Cooperative Content Design

The players in my 4E campaign are currently at L10 and a short side-quest away from L11, which means they’re eying paragon paths. We’ve been flipping through a few books to put together some decent candidates, some obvious (the archer is becoming a sharpshooter) and some less obvious (the farmer is becoming a tundra barbarian or something). One of these players came up to me at the beginning of a recent session and largely said “There’s no paragon path I really like, but there are three paths where I like parts of them. Can I take two things from each path to build a custom path with all the things I want?”

My first thought was “Of course you can’t. Why would you even think that? You can’t cherry-pick the most powerful or effective parts of every paragon path to build something better than any other player can have. The system is built this way for a reason, and you’ll have to deal with what’s available.”

Almost instantly thereafter, my second thought was “Of course you can. Why would you even think you couldn’t? Taking pieces of things and putting them together in a new and interesting way is exactly the kind of character-defining build we like. If the pre-built paths aren’t doing anything for you, you’re not stuck with things you don’t want or can’t use just because Wizards didn’t publish your character concept.”

I’m not surprised that my first thought was first and my second was second. After the years I spent running Delve Night, my knee-jerk reaction to somebody asking “can I do something weird?” is to rephrase it in my head as “can I do something broken but presented in a way you won’t recognize until it’s too late?” It’s something I’ve seen since before I started DMing (in the first session I played in my first campaign, no less), and it’s common enough that I had a sort of sorting system for it, where the later a question falls on the list* the more likely I am to say no before the speaker even finishes:

  • Can I perform the following off-the-wall action not described in the rules?
  • Can I create my own action (spell, power, etc.)?
  • Can I create my own subclass (archetype, paragon path, prestige class, etc.)?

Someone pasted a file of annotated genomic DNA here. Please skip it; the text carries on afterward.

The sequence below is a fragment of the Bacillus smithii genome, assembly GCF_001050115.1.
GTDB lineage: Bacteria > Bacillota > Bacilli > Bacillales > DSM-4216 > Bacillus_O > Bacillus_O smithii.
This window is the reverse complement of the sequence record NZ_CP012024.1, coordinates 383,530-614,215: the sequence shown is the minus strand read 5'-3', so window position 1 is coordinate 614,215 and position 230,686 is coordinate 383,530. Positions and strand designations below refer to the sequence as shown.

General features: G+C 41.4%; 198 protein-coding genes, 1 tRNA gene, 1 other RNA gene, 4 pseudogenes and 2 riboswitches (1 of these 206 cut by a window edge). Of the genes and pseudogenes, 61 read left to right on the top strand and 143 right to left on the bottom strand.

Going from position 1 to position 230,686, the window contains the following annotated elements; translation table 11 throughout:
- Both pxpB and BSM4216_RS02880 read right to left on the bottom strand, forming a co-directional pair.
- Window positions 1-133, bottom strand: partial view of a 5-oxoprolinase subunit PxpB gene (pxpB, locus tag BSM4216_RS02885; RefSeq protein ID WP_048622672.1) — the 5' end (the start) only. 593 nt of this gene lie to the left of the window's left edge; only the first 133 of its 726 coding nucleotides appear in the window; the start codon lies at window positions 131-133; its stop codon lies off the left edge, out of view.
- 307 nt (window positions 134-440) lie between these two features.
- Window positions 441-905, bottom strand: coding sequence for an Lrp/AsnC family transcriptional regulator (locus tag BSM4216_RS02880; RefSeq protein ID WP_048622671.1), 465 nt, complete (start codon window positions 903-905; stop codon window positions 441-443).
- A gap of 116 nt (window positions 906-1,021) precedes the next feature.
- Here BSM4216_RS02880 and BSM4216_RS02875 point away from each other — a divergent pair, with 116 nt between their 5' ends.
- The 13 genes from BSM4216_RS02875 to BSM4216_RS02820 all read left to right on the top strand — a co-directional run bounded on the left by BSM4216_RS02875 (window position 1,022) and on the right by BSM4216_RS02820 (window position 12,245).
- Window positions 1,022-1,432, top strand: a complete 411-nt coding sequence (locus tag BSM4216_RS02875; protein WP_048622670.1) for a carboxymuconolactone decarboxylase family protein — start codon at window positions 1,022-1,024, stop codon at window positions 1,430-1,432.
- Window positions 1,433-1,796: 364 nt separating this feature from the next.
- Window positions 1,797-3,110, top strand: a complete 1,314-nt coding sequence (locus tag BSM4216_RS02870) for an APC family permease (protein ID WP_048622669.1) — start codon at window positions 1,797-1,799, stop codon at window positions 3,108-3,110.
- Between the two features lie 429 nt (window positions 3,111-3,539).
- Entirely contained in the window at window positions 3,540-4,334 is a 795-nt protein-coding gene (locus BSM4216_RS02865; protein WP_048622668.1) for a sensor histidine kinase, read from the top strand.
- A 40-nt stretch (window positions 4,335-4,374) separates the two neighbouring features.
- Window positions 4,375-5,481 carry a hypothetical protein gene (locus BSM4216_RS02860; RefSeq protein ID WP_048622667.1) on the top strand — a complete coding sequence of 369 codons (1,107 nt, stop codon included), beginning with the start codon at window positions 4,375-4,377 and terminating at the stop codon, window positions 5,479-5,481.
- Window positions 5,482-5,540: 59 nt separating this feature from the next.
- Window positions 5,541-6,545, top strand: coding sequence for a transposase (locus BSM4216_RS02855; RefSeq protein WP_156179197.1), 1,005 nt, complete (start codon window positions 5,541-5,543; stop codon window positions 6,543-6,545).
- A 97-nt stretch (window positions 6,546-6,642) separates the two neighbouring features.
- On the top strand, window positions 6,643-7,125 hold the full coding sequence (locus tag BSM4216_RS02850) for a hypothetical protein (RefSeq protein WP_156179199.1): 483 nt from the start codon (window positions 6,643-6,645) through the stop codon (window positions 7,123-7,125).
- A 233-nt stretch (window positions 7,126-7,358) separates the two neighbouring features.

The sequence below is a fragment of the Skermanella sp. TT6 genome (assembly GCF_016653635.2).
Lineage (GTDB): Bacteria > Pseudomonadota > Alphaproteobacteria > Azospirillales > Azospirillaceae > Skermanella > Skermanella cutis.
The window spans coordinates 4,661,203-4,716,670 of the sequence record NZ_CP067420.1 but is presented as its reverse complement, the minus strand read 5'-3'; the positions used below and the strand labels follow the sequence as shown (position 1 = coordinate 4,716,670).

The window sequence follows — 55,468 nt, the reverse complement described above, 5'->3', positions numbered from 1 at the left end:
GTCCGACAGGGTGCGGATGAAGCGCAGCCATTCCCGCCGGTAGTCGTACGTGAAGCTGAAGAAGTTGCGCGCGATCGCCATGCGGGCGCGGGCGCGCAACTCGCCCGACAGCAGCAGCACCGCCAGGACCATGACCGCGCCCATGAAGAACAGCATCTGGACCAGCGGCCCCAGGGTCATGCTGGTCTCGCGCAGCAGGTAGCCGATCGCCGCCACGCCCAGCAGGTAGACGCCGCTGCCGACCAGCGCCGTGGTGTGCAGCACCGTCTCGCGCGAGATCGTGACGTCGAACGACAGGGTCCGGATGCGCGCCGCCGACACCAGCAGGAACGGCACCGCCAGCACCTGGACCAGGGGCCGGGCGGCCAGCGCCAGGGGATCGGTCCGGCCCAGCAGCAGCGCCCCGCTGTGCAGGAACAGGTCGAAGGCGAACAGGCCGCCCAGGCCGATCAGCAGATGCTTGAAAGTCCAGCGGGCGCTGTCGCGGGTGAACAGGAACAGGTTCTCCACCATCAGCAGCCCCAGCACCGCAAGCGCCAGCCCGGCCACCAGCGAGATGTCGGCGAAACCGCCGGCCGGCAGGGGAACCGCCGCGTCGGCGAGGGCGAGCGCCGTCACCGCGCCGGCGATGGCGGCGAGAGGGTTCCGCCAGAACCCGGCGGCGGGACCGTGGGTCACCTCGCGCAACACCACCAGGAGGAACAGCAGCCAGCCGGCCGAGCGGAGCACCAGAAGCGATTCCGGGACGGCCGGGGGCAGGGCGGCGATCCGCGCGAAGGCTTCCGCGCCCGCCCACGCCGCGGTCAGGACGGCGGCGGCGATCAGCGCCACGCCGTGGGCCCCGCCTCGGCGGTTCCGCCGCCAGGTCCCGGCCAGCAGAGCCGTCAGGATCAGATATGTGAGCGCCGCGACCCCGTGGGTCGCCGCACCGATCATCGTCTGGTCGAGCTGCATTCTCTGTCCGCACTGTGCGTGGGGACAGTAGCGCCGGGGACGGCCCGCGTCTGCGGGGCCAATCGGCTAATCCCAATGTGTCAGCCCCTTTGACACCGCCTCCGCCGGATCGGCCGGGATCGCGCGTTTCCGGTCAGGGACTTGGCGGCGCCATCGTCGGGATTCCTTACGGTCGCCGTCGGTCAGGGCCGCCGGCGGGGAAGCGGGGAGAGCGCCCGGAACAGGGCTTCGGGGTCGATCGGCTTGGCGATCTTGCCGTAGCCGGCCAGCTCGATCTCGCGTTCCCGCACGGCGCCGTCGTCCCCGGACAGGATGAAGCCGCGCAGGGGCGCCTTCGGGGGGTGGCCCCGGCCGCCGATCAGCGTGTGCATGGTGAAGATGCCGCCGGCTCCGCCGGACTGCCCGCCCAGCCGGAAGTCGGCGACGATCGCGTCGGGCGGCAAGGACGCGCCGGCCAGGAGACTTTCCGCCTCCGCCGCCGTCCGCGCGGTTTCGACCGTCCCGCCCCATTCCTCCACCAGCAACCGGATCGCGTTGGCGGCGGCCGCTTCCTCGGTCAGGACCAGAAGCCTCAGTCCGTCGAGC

• Can I create my own race?
  • Can I create my own class?

The problem is that the answer to all of these questions is yes, a player can certainly create his or her own content. I’ve just been burned more by players who do it for a numerical advantage than soothed by players who do it because it works for their character or, in a pie-in-the-sky dream, the other players and the campaign at large.

D&D has long encouraged DMs to create new content for players to use. The first DMing book I read, the 3.0E DMG, devoted a decent part of Chapter 6 to tweaking or creating races and classes, mostly by using the existing classes as a baseline and changing abilities from there. But it didn’t go into detail on working with players to make sure the new race or class is something they’d like, and I think that’s both a shame and a big reason DMs tend to be reluctant to accept player-created content. As with adventures the general implication is that DMs produce a game and players consume it. There’s a short essay in why that’s a bad way of looking at it.

The example I like far more is in the 4E DMG2. Chapter 1 contains a half-page sidebar from the author of the DMG1 discussing how his son decided on playing a fire archon because he loved the miniature. After some power tweaking and a dose of Law #3 he ended up with a character that “resembled the fire archon in all the ways that matter.” It remained balanced, it gained flavor, and both the player and the DM were happy. This is the sort of thing that shouldn’t be a sidebar in a supplemental book. It should be required reading for all DMs. Perhaps there should be a test, too.